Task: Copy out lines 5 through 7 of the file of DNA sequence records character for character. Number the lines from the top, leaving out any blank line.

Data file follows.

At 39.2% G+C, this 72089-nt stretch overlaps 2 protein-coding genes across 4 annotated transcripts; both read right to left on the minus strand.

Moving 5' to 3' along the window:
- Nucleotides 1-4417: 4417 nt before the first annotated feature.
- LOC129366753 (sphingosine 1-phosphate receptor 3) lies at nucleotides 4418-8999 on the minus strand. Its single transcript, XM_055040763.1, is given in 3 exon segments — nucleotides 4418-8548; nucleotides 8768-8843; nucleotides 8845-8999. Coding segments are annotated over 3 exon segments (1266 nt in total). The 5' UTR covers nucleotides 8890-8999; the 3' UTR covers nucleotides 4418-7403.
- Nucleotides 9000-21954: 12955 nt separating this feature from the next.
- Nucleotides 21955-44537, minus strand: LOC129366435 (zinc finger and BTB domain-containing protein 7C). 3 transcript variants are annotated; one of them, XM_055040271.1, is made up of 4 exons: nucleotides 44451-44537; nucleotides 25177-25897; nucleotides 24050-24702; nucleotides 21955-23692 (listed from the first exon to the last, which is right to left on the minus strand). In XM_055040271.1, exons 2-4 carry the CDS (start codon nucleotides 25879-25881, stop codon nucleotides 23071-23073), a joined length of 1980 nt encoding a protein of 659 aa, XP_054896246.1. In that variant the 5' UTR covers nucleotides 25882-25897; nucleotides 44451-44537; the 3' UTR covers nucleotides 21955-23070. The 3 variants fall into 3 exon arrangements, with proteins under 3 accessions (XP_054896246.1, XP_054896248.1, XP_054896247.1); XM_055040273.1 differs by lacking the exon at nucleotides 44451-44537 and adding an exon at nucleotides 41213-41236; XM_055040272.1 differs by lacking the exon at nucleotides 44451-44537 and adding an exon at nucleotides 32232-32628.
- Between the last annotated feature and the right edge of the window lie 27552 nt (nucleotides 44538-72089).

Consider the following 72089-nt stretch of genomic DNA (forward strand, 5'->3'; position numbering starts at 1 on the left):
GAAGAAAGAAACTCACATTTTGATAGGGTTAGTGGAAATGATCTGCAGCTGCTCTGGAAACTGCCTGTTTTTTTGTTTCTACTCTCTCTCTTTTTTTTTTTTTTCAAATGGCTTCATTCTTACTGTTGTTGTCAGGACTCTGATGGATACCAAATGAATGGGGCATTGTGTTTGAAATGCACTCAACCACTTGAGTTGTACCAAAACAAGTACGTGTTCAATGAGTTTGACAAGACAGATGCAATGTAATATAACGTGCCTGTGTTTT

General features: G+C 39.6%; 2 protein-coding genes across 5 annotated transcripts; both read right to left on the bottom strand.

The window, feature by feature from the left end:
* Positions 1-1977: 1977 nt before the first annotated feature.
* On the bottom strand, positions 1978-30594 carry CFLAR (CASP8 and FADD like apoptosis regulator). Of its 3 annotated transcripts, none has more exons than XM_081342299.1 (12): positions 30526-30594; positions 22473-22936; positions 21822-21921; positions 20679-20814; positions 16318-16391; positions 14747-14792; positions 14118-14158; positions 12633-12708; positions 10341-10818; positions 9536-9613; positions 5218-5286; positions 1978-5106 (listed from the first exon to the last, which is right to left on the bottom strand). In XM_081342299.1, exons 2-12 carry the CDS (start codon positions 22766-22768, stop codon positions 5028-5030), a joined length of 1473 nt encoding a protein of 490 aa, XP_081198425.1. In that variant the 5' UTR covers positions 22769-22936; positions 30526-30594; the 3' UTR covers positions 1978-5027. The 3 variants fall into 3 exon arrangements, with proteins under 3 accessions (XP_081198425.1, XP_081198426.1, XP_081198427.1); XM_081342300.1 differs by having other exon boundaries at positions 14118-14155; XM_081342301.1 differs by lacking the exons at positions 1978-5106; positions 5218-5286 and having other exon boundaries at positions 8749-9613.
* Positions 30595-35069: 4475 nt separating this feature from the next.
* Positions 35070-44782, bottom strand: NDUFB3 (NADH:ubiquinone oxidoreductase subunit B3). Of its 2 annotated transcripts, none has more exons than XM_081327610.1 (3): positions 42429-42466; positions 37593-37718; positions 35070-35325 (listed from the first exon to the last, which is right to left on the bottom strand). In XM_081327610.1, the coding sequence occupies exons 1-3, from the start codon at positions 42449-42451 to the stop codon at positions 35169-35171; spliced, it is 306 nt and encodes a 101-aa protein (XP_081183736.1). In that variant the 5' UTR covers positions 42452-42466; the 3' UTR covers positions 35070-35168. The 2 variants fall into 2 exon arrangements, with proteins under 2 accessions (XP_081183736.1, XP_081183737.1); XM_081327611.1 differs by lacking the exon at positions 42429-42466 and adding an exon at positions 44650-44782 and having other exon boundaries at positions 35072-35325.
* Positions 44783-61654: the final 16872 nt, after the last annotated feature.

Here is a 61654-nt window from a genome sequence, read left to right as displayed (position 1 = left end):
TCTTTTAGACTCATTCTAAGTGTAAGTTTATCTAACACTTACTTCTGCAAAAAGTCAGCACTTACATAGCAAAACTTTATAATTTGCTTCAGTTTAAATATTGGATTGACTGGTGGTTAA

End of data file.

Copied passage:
- Nucleotides 9000-21954: 12955 nt separating this feature from the next.
- Nucleotides 21955-44537, minus strand: LOC129366435 (zinc finger and BTB domain-containing protein 7C). 3 transcript variants are annotated; one of them, XM_055040271.1, is made up of 4 exons: nucleotides 44451-44537; nucleotides 25177-25897; nucleotides 24050-24702; nucleotides 21955-23692 (listed from the first exon to the last, which is right to left on the minus strand). In XM_055040271.1, exons 2-4 carry the CDS (start codon nucleotides 25879-25881, stop codon nucleotides 23071-23073), a joined length of 1980 nt encoding a protein of 659 aa, XP_054896246.1. In that variant the 5' UTR covers nucleotides 25882-25897; nucleotides 44451-44537; the 3' UTR covers nucleotides 21955-23070. The 3 variants fall into 3 exon arrangements, with proteins under 3 accessions (XP_054896246.1, XP_054896248.1, XP_054896247.1); XM_055040273.1 differs by lacking the exon at nucleotides 44451-44537 and adding an exon at nucleotides 41213-41236; XM_055040272.1 differs by lacking the exon at nucleotides 44451-44537 and adding an exon at nucleotides 32232-32628.
- Between the last annotated feature and the right edge of the window lie 27552 nt (nucleotides 44538-72089).